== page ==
IR laws on time, and ‘unfair dismissals’ could come early: Gillard

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IR laws on time, and ‘unfair dismissals’ could come early: Gillard

Workplace Relations Minister Julia Gillard has denied reports that the Government’s IR legislation has been delayed and says it will be before Parliament later this year.

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Workplace Relations Minister Julia Gillard has denied reports that the Government’s IR legislation has been delayed and says it will be before Parliament later this year.

And she held out an 'olive branch' to an increasingly frustrated trade union movement by indicating that parts of the legislation will be activated before the 1 January 2010 starting date for the Fair Work Australia IR system.

Early start possible for ‘unfairs’

Unions will be hoping that one of the parts brought on stream early will be the unfair dismissal laws, and Gillard has suggested that could be the case.

Reports in The Australian yesterday (12 August) said that the Government’s IR legislation would not make it into Parliament before 2009 due to drafting delays.

Gillard has told ABC radio that this is ‘not correct’.

‘I read that in the newspapers this morning with some surprise - because no, that’s not correct,’ she said.

‘We’ve always said that our substantive industrial relations Bill would be in the parliament in the second half of this year. And it will be.'

‘Worst aspects of WorkChoices gone’

‘And we’ve already substantially taken away the worst aspects of WorkChoices,'  Gillard said.

Interviewer:'But not unfair dismissal. And you had held out the prospect that that would have an earlier start.'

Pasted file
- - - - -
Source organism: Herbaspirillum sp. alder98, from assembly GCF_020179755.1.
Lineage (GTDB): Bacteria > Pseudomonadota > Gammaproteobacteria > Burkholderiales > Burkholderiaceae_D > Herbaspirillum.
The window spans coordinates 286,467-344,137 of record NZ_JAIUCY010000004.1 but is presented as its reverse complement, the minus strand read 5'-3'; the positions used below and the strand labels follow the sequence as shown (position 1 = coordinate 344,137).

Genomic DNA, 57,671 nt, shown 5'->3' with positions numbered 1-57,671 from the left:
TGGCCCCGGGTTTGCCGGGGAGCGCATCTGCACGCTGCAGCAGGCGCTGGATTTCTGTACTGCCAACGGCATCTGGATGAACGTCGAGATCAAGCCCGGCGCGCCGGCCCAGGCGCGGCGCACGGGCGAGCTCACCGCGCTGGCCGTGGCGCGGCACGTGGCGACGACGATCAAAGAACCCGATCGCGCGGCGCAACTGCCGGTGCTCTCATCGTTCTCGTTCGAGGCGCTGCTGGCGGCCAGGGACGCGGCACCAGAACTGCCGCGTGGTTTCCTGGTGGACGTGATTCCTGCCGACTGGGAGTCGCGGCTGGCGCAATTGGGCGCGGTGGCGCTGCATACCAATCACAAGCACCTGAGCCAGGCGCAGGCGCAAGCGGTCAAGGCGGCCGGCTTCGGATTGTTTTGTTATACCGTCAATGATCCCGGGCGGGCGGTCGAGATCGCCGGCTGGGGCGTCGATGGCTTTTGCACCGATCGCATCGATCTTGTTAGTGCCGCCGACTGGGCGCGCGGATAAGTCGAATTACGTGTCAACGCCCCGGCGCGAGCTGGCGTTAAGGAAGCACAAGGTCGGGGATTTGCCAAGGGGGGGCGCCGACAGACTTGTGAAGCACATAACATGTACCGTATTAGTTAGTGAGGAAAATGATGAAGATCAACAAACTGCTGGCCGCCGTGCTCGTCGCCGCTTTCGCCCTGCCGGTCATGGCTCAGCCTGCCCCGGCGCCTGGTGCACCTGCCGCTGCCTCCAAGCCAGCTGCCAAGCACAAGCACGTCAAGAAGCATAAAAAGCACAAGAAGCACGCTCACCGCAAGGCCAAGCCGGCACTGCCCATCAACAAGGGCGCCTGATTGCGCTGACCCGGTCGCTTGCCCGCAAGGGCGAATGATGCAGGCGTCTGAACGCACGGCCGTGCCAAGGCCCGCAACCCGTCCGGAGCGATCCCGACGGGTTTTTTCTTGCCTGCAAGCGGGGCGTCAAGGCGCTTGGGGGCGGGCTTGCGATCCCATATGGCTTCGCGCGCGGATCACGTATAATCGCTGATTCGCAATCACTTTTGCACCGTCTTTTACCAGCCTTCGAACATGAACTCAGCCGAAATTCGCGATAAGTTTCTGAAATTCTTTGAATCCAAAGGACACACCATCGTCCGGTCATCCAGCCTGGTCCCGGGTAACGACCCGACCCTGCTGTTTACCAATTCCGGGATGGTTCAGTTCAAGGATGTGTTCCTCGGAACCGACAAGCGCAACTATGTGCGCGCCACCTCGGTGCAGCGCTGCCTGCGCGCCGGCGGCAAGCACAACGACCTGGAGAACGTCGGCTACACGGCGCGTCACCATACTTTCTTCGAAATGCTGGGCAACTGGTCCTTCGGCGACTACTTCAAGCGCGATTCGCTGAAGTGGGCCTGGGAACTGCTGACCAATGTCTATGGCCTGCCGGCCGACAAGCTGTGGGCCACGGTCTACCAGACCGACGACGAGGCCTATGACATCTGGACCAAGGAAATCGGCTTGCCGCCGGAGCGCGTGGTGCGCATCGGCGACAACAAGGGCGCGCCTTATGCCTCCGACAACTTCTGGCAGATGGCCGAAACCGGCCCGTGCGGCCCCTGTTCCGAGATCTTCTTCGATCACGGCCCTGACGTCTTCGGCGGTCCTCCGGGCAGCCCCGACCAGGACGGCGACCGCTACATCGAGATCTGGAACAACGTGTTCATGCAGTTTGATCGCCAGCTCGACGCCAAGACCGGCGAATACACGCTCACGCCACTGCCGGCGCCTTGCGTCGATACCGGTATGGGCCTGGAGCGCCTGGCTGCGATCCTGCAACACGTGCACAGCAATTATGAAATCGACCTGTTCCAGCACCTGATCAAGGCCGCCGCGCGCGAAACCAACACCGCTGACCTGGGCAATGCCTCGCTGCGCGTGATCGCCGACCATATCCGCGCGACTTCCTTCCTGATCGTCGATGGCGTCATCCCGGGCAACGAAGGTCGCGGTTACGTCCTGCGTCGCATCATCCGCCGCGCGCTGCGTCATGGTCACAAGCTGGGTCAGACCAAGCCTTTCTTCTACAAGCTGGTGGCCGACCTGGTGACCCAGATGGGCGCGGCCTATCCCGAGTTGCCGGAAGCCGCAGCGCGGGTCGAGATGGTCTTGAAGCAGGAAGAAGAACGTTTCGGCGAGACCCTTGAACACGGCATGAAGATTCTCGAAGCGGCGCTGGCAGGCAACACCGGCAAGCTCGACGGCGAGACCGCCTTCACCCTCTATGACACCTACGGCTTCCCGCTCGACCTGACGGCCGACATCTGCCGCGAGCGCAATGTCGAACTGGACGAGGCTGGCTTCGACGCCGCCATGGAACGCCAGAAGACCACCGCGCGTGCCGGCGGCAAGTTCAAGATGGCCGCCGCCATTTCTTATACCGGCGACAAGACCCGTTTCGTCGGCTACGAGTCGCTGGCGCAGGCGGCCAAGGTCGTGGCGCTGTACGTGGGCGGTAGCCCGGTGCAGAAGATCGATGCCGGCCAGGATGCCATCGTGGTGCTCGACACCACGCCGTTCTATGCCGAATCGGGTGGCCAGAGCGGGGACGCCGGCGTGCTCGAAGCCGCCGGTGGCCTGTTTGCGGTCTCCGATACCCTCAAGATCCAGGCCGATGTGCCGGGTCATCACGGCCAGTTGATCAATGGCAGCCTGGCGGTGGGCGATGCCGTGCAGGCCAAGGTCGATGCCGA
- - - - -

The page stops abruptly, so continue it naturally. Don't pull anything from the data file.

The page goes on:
Gillard: ‘What I’ve always said is the substantive Bill, which will deal with unfair dismissal, would be in the parliament in the second half of this year. And we will look when the Bill is through the parliament - and I say “when” because obviously we’ve got to deal with a Senate with a Coalition which is still in the embrace of WorkChoices.'

‘But when the Bill is through the parliament we will obviously be bringing on stream the parts that we can as soon as possible.’

Gillard said the Government had already blocked the making of new AWAs as it had promised during the election campaign.

‘Not quick enough’ say unions

But unions have said the pace of reform is not quick enough, and they want the existing unfair dismissal laws replaced and are agitating for the abolition, or at least substantial demolition, of the ABCC.

Opposition IR spokeswoman Julie Bishop said Gillard had rejected a chance to restore full unfair dismissal rights earlier this year when the Democrats had moved an amendment to Labor legislation to reinstate unfair dismissal claims.

She said Gillard had ordered Labor senators to vote against it.

‘If WorkChoices is as bad as Julia Gillard is continually claiming, why will it end up remaining longer under Labor than the Coalition?’ Bishop said.

She said employers were worried about hiring new employees, knowing Labor planned to restore unfair dismissal rights to all workers.


Related


Unions will have to cop IR changes, says Gillard

Govt ‘hypocritical’ over WorkChoices, says Bishop
 

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